The restaurateur IK. T. Itkonen founded Kannas in 1939. The restaurant was named after the area of Kannas in Karelia, the founder's home region. The restaurant became popular amongst harbour workers and the ladies that spent time in ports. Kannas experienced a renaissance in the 1980s when Helsinki's rockers started to frequent the restaurant due to its location near the legendary gig and rehearsal venue Lepakkoluola ('Bat Cave'). Kannas is one of the city's oldest homestyle restaurants and also attracts patrons for an uncomplicated pint in the evening. In Aki Kaurismäki’s film The Match Factory Girl (1990), slimy Aarne (Vesa Vierikko) cruelly dumps Iiris (Kati Outinen) at Kannas. No wonder that Iiris ended up poisoning her cold-hearted lover.

Ravintolasali Kolmessa Kruunussa
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Kolme kruunua

Kolme kruunua (The Three Crowns), opened during Helsinki’s Olympic year 1952, is still many people's go-to place for the best meatballs, Baltic herring and pyttipannu (the Nordic version of hash). The unique decor – stained glass, panels with intricate details and decorative mirrors – is a combination of the work of many artists. The clientele's age distribution ranges wide, from 20-somethings to 80-somethings. In Kaurismäki’s Drifting Clouds (1996), tram driver Lauri (Kari Väänänen) sits at a table at Kolme Kruunua with his wife (Kati Outinen) and tells her that he has been fired.

Bistro Gimis (Radisson Blu Seaside Hotel)

The location of Seaside makes it easy to imagine what it would be like to live in Helsinki. Have a cup of coffee at the Hietalahti Market Square, a traditional Finnish lunch in Kannas or in the Container Restaurant Morton, and a glass of wine at Bas Bas. Bistro Gimis is featured in Lights in the Dusk (2006). In the scene, nightwatch Koistinen finds his affection sitting at the table of a gangster.

Faro

Faro, situated by the Ruoholahti canal, is a nice place even to just enjoy the view. In Kaurismäki’s Lights in the Dusk (2006), lonely and ostracised Koistinen comes here and drinks a shot of vodka in front of the restroom door after being rejected by a femme fatale at the bar and is soon singled out by the local mafia.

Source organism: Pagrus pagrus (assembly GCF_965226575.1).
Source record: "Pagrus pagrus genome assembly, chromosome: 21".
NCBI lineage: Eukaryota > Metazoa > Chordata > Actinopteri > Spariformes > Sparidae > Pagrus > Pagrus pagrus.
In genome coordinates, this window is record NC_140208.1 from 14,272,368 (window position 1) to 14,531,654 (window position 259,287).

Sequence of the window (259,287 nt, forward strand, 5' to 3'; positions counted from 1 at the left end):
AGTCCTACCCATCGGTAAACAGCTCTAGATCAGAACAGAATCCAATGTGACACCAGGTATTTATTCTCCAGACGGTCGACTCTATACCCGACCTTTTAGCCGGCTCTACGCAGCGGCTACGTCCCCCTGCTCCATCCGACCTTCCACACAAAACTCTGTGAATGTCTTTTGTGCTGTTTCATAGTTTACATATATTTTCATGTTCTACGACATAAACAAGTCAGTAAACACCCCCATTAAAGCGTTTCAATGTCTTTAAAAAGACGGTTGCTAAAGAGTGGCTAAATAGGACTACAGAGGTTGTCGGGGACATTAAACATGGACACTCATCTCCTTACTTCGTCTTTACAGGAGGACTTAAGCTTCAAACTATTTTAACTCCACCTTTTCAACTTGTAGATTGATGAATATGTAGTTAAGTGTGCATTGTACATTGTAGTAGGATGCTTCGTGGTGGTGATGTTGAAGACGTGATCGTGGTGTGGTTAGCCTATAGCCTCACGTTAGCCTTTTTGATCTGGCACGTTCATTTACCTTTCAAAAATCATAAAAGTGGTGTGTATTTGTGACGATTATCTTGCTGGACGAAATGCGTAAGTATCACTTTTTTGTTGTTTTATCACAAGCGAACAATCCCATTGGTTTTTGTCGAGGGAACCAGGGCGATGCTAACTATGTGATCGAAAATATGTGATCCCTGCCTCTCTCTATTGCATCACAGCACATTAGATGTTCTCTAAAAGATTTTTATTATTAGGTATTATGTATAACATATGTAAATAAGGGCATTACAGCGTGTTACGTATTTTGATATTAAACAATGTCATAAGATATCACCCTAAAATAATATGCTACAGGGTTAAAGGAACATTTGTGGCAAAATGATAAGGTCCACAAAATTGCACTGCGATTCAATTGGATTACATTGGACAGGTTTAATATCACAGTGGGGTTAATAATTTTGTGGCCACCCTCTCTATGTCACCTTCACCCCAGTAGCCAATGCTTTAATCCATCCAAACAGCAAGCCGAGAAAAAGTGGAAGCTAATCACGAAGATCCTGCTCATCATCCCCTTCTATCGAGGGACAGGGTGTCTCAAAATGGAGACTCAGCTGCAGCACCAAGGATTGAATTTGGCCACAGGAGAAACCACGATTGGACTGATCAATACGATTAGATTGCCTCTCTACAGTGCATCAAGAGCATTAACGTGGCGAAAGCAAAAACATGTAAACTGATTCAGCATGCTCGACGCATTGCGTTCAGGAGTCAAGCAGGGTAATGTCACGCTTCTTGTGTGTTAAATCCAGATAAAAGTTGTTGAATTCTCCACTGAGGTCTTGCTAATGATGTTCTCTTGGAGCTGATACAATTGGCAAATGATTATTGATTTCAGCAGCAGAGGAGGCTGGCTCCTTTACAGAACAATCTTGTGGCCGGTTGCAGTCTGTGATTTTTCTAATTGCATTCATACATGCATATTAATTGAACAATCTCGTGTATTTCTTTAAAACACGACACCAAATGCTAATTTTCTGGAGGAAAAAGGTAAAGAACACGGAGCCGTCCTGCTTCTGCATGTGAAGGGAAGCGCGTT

Hima & Sali

Hima & Sali is a café and lunch restaurant at the Cable Factory which bakes their own organic bread and cakes. The clientele includes people who visit the fairs and exhibitions held here, and musicians who have momentarily crawled out of their rehearsal spaces. The gorgeous view of the sea, affordable lunch and a charming industrial setting attract a steady clientele even without the fairs and other big happenings held at the Cable Factory. In Kaurismäki’s Lights in the Dusk (2006), Koistinen meets Mirja (Maria Järvenhelmi) at this café when she joins the lonely-looking man. Their mandatory small talk, of course, begins with remarks about the weather after which Koistinen says: “Now what? Should we get married?” Mirja replies: “We could, but we need to get acquainted first.”

Wall St. Bar

Finland's smallest bar with a liquor licence is an authentic haven in the middle of the busiest shopping area in Helsinki. It gets a bit crowded, especially when there's live music. Spontaneous troubadours can borrow a guitar behind the counter. In Aki Kaurismäki's The Other Side of Hope (2017), this is where the Syrian Khaled goes for a pint and listens to blues.

Katajanokan Kasino

The gorgeous casino building was completed in 1913 for the use of Russian officers. During the Finnish Civil War, the building was first taken over by the Red Guards, then by the German Army and finally in 1919 by Finnish officers. Royal Ravintolat started to run the current restaurant in 1999. The casino appears in Aki Kaurismäki's film Drifting Clouds (1996). In the scene, the character played by Kati Outinen asks for a job in the restaurant only to be turned down by Esko Nikkari.

SameSame - But different

SameSame - But different is located where Aki Kaurismäki staged the restaurant seen in his film Drifting Clouds (1996). Kati Outinen plays the character of an unemployed maitre d' who creates a job for herself by opening a restaurant which becomes popular amongst garbage collectors and other workers. One of the patrons at Työ is played by the late film critic Peter von Bagh, who orders a whole bottle of the spirit Koskenkorva for himself in the movie.

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The tour takes a spin through Helsinki's most legendary bars, watering holes equipped with jukeboxes and traditional restaurants clad with white tablecloths where fried Baltic herring, filter coffee, draft beer and sweat still linger in the air.